Like most colder countries, a well-functioning heating system is an essential feature in any house. How this heat arrives in the house varies, from standalone systems in houses, to district energy systems. In district energy systems, water is heated at a central location, from where it is then distributed to the houses in the area. Denmark has one of the highest coverage by such systems in the world (after Iceland).In Sonderborg heating is supplied by Sonderborg Fjernvarme (Sonderborg district heating). To heat most of the water they burn trash. But a new system CO2 neutral system has recently been added to help out in the four coldest months of the year when the heat demand is high.
The new system consist of a geothermal system were they dig down around 1-2km until hot water is found in the earth. This 48° C water is then sent to a distribution centre, where it’s sent through heat pumps and hot water is distributed to the houses in the area.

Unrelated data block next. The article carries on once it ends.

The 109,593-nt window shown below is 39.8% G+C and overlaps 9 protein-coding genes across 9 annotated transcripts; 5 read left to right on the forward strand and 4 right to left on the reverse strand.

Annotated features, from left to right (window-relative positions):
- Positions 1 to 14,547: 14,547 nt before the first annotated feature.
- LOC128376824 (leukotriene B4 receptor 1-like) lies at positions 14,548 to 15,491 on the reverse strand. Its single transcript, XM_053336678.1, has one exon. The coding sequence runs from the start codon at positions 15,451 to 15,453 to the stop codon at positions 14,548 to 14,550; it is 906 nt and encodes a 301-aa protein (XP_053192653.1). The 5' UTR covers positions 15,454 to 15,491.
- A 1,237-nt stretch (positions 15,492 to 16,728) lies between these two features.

In order to transfer the heat from the water pumped from the underground to the water sent out in the district by burning wood chips. The wood is supplied by forest services. An explanation of the system in Danish can be found here.
The great thing about Sonderborg Fjernvarme is that it is actually possible to visit and learn about how heat is generated. We visited earlier this week with a group from a local professional society. However, they also have open days (with the last one being in April). So if this is the kind of thing that interests you, do keep an eye out for notices.